The panellists will seek to recover the political economies of the hacker-engineers, whose stories start with an affiliation to “decentralisation” that emerged out of experiences in pre-Bitcoin cypherpunk, hacker and peer-to-peer network cultures as well as consider money’s long history of “epic failures”, in which schemers, dreamers and tricksters have tried, and failed, to steal monetary fire from the economic Gods. Together they will question the task for a truly revolutionary money that would not only bring about a redistribution of wealth, but also a reimagination of value. Among the propositions, we’ll hear about exploring how blockchain tech could be used not for “fixing” property-based value systems, but for refusing such systems entirely. Instead of financialising creative practice and further commodifying aesthetic artefacts, can “crypto” resist property as such? How might an unownable digital artefact function on the blockchain?
Special guests: Martin Mihajlov, Miha Artnak, Marina Markežič
Tax havens are a popular topic for bar rants about The Others, those dirty scumbags who came to possess vast sums of money through means, networks, tools and methods an everyday earthling does not have access to. It is generally assumed the funds are a result of some money laundering/public corruption/criminal operation (as they often are), or of a “perfectly legal and legitimate” tax avoidance scheme. By law, only tax evasion is illegal, while the rest are legal methods of “cashing in” individual benefits, i.e., tax deductions for dependables. The public seemingly responds to revelations by authorities, journalists, and others about the millions in national currencies that have sunk into exotic offshore locations with the resigned realisation that everything will remain the same. This is true, but it also obfuscates the real consequences of tax havens: the millions of euros that never reach a country’s budget and are often a result of transnational crime. After the Panama Papers shook the global markets in 2016, some states fought back by installing registers of beneficial owners. Yet, they can hardly do anything about the flourishing offshore financial industry. To do so would go against the grain of the national economies of giants like the USA, where some states are “onshore” havens. Meanwhile the global public is complicit in this normalisation because, honestly, it is complicated to think about taxes and tax havens, right? Let this panel of investigative artists talking to an investigative journalist make it easier for you. RYBN.ORG will take you on an intimate ride aboard The Great Offshore, guiding you gently through offshore finance in infamous locations, like Malta, to help you identify with The Others. Then the Demystification Committee will show you how you can even become one of Them by receiving guidance from their Offshore Investigation Vehicle to set up your own global corporate structure.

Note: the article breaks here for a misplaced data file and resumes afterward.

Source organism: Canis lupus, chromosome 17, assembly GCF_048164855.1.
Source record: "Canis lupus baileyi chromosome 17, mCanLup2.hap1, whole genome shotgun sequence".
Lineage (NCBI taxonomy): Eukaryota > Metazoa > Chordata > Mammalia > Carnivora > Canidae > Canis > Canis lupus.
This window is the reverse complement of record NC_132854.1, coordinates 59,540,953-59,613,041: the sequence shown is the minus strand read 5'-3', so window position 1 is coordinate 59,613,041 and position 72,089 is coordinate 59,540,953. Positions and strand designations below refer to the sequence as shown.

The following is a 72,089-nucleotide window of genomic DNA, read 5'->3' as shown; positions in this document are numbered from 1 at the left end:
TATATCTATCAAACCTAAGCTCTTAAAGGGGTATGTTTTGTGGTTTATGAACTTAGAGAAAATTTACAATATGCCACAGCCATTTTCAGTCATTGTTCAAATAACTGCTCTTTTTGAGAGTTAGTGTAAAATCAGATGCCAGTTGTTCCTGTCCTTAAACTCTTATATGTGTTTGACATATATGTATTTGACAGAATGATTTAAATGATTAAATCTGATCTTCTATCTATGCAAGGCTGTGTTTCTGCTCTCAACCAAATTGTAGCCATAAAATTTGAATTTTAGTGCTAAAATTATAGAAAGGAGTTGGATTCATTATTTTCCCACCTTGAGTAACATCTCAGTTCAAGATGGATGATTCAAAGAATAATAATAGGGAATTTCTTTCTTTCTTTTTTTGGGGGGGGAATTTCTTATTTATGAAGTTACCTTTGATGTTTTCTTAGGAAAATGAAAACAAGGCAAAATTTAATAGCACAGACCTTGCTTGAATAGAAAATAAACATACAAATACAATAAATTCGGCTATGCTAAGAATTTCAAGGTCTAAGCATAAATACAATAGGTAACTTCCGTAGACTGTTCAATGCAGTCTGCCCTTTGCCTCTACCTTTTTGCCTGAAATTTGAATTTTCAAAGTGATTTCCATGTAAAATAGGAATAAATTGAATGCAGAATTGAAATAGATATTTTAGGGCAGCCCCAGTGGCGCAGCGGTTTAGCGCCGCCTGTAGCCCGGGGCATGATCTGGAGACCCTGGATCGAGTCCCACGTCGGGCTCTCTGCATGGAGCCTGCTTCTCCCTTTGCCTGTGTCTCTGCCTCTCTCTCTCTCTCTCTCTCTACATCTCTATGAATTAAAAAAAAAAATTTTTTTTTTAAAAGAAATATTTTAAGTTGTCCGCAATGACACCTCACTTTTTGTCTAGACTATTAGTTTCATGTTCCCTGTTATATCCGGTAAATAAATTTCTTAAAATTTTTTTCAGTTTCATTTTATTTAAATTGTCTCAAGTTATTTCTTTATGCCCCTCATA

Special guests: Maruša Babnik, Žiga Perovič, Sebastijan Peterka, Matej Zwitter
From empty luxury condos in London to slum clearance in Istanbul, from mortgage debt crisis in Spain to unaffordable rents in Slovenia, we are witnessing different local expressions of the global housing condition. These local crises stem from the real estate-financial complex that has transformed housing into an investment opportunity for an increasingly unequal concentration of global surplus capital. The commodification of housing thus offers lucrative financial opportunities for upper classes, while at the same time contributes to the increasing residential alienation, housing insecurity and expropriation of the commons. States have contributed to these developments by not only deregulating housing markets and privatising public rental stock, but also by employing different entrepreneurial strategies that support private investment strategies while limiting the development of non-profit alternatives. Housing is thus no longer a source of individual or social stability and security, but of constant tension, conflict and exploitation. How can communities, in current conditions of financial plunder and state removal, come together to construct other scenarios? How can we develop new mechanisms of communal control that will once again embed housing markets in local social relations, that will treat housing as a communal resource and human right? Can we imagine another system that will not be based on housing as an investment, but will see it as a home?